Composers and songwriters are generally quite uninteresting when they talk about their own work. This should not be considered surprising.
The mental processes in writing music are a mix of mathematics and intuition: the mathematics of harmony and voice leading, and the intuition that some things sound more musical than other things – and exactly why that is so will remain subliminal.
There are snippets of insight from the great composers. Mozart, for example, reportedly said: “Neither a lofty degree of intelligence nor imagination, nor both together, go to the making of genius. Love, love, love, that is the soul of genius.”
This is interesting coming from someone whose output was so sublime, but the comment does little to explain why it was so sublime.
Bach’s comment that he was obliged to be industrious, and that “whoever is equally industrious will succeed equally well”, is just plain wrong. No amount of work will result in a repeat of his contrapuntal genius. It is, and will remain, unsurpassed.
Beethoven’s declaration that “music is the one incorporeal entrance into the higher world of knowledge which comprehends mankind but which mankind cannot comprehend” reveals that he was immersed in German Idealism’s obsession with a higher, transcendental knowledge. But this only tells us that he was a man of his time. It does nothing to explain how he could produce such great melodies and unmatchable contrapuntal force.
Most contemporary songwriters have very few interesting things to say about what they are doing. Many declare that their best songs come to them in a matter of minutes. This may be because much of the “work” they have done is subconscious, background effort.
One of the most famous pop songs of the 20th century, Yesterday, came to Paul McCartney in a dream. McCartney said: “I just fell out of bed, found out what key I had dreamed it in … and I played it.” The only thing left to do was work out the chords.
This is not to suggest that creating good songs is effortless and purely a matter of talent, although talent is surely involved. It is to say that much of the work is hidden, reminiscent of the aphorism, “it took me 10 years to become an overnight success”. McCartney had been playing music at a high level for years, and the harmonies for Yesterday – harmonies rarely, if ever, heard in 20th-century pop music – would have had a lot to do with the knowledge he derived from playing jazz standards and the works of Brazilian jazz genius Antonio Carlos Jobim.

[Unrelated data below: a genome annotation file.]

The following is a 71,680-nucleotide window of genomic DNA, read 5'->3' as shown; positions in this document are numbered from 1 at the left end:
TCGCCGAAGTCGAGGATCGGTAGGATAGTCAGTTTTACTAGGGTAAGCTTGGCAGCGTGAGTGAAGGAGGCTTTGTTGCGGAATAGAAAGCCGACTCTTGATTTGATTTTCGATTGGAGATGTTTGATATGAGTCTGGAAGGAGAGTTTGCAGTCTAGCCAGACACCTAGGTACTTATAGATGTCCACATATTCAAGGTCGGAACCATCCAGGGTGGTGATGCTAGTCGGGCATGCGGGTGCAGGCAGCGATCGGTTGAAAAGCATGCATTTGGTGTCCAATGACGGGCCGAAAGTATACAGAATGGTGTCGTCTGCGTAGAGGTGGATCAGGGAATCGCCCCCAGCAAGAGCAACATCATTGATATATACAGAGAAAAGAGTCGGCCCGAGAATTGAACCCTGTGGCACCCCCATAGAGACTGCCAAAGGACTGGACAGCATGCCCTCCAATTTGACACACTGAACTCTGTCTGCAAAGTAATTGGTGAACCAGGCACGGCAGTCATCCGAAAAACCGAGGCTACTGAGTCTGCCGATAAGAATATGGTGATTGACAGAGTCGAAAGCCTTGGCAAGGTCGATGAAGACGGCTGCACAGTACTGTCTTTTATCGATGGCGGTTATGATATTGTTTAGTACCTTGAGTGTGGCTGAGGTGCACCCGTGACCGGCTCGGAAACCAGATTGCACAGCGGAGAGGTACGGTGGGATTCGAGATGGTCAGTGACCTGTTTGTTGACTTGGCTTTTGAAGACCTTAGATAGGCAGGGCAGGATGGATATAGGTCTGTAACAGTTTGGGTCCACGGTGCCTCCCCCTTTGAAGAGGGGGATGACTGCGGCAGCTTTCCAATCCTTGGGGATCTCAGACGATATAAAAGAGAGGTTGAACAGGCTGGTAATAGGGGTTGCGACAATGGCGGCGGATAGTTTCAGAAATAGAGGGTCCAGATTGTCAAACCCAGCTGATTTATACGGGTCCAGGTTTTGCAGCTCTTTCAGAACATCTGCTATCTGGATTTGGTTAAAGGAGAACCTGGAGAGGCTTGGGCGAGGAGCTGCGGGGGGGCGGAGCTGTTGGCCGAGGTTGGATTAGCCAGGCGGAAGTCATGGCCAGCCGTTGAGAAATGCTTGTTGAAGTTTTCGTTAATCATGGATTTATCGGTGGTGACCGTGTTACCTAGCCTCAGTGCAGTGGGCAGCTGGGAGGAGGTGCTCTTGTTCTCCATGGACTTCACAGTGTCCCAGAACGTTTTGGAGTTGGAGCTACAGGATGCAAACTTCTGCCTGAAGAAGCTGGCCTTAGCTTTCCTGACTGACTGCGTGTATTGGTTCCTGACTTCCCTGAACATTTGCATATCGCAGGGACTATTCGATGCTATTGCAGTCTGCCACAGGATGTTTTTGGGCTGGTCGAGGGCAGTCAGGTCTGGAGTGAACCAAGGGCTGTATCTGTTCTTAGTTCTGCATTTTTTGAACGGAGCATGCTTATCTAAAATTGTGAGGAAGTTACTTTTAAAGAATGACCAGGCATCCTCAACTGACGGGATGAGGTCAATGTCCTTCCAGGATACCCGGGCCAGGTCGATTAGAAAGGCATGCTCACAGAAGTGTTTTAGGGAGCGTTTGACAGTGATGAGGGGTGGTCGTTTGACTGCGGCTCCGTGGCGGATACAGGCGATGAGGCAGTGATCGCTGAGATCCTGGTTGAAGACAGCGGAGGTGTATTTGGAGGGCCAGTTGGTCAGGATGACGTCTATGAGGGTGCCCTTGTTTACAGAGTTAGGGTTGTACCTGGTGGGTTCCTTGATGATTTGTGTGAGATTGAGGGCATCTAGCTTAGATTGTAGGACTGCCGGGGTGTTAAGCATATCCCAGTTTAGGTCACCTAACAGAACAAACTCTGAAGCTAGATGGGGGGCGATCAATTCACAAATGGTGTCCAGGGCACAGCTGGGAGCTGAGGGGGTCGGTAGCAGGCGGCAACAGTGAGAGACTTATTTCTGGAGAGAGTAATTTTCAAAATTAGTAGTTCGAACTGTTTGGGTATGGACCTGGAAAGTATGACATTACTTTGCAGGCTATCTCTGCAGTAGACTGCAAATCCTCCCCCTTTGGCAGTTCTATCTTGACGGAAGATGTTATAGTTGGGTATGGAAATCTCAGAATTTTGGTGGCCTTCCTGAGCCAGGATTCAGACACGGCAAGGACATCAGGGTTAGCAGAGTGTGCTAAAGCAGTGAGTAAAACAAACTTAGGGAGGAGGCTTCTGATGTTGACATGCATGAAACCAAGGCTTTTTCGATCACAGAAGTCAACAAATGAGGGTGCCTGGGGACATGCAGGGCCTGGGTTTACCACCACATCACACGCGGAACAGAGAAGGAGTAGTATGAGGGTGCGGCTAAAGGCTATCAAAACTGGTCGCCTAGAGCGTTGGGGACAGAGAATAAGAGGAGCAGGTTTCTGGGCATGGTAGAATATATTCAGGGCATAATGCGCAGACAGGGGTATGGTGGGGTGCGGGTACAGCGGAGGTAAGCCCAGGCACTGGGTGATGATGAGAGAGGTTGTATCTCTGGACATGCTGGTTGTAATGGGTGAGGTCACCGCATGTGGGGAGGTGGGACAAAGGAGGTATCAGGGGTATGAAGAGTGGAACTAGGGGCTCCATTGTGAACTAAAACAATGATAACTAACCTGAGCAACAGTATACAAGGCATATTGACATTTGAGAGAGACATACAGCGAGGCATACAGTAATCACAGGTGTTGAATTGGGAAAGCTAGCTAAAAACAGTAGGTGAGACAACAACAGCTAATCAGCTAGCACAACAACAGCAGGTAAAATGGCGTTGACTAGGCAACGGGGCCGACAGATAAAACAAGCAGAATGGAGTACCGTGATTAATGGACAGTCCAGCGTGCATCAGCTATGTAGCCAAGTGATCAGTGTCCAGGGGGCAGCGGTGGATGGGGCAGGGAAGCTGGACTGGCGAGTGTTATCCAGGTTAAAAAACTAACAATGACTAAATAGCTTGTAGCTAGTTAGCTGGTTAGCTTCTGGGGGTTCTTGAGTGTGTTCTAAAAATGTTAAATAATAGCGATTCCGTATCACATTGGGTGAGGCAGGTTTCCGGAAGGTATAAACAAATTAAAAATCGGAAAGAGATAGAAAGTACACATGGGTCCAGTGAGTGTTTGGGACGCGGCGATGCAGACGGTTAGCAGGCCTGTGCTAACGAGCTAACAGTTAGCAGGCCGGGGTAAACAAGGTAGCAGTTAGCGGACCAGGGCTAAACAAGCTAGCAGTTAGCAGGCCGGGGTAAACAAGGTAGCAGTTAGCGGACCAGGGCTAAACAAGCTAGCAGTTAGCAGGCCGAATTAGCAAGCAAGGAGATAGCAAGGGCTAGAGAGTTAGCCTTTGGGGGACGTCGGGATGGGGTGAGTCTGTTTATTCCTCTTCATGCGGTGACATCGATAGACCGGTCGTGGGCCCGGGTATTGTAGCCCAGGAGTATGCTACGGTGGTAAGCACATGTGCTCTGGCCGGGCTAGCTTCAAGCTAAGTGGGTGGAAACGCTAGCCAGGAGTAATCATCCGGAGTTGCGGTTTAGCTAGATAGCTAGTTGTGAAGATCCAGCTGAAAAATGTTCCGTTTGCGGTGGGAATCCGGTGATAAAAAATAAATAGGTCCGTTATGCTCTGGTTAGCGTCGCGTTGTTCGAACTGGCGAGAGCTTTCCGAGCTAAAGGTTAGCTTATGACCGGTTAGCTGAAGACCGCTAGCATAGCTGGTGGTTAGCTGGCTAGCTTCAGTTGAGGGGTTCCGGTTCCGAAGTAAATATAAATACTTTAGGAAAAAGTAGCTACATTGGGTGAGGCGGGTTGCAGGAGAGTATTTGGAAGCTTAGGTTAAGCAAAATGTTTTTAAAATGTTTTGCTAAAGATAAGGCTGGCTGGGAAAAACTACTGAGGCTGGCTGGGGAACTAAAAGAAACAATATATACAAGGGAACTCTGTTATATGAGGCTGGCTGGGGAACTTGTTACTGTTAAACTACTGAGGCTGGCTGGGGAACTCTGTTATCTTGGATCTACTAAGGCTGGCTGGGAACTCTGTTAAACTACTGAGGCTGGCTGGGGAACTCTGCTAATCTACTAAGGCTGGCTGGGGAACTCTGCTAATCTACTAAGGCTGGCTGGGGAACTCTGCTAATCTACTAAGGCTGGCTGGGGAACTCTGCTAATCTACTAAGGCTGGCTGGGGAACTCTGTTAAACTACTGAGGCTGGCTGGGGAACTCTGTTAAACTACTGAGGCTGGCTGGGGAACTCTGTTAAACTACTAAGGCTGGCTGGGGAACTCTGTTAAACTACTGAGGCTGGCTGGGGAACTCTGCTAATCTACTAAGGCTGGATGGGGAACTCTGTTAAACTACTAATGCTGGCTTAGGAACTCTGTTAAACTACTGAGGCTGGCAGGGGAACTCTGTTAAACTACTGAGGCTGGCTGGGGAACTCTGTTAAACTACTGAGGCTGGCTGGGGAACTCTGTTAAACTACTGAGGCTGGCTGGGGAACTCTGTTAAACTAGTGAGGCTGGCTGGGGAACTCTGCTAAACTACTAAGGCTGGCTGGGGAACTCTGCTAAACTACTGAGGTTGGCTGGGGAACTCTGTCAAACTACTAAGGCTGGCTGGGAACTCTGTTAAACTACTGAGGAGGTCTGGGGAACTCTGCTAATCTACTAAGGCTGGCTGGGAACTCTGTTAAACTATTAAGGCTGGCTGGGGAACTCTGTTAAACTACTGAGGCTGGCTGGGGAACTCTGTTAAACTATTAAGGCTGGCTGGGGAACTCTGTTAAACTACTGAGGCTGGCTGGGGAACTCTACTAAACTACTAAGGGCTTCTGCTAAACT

The American composer Nico Muhly, who has worked in both the classical and popular fields, writes that, when he composes, he uses three clearly defined phases: the scheming and planning; the writing of actual notes; the editing. The planning process, he says, “almost entirely excludes, by design, notes and rhythms”.
Instead, he starts with a map, working out the textures and lines, the type of development, and the orchestration.
He then sets in train a kind of imaginative excursion: “Soon I find myself engaged in research about the power of relics in Buddhism, which leads to the Lacanian notion of the objet petit a, soon displaced by my delight in Obelix’s dog Dogmatix being called Idéfix in the original French, which leads to the way a single obsessive idea can dominate every aspect of a text, which leads to Gollum, which leads to Tolkien’s use of dead languages to create a set of fictional languages, which leads to old words taking on new meaning, which leads to Wendy Carlos’ interpretation of Bach, and so on.
“All these articles, pictures and fragments get printed out and digitally saved and put in folders, and the result – for me – is a magical vessel full of information and possibility. From this, the notes come quickly.”
Such free-range reflection is probably untypical of modern classical composers, but the complexity of thinking is common. Where Bach had the fugue form, and Mozart and Beethoven the sonata form, modern composers make up their own forms, journeys and maps.
Yet, no matter how inventive their structures, or even aesthetic, there is, in the end, only one question worth asking. Does it sound good? Muhly’s work, which is flawlessly executed, mostly does. But that is largely due to his natural musical intuitions, not to any capacity for self-organisation. Those intuitions remain almost impossible to describe; they are just there.
David James is a Melbourne writer and musician.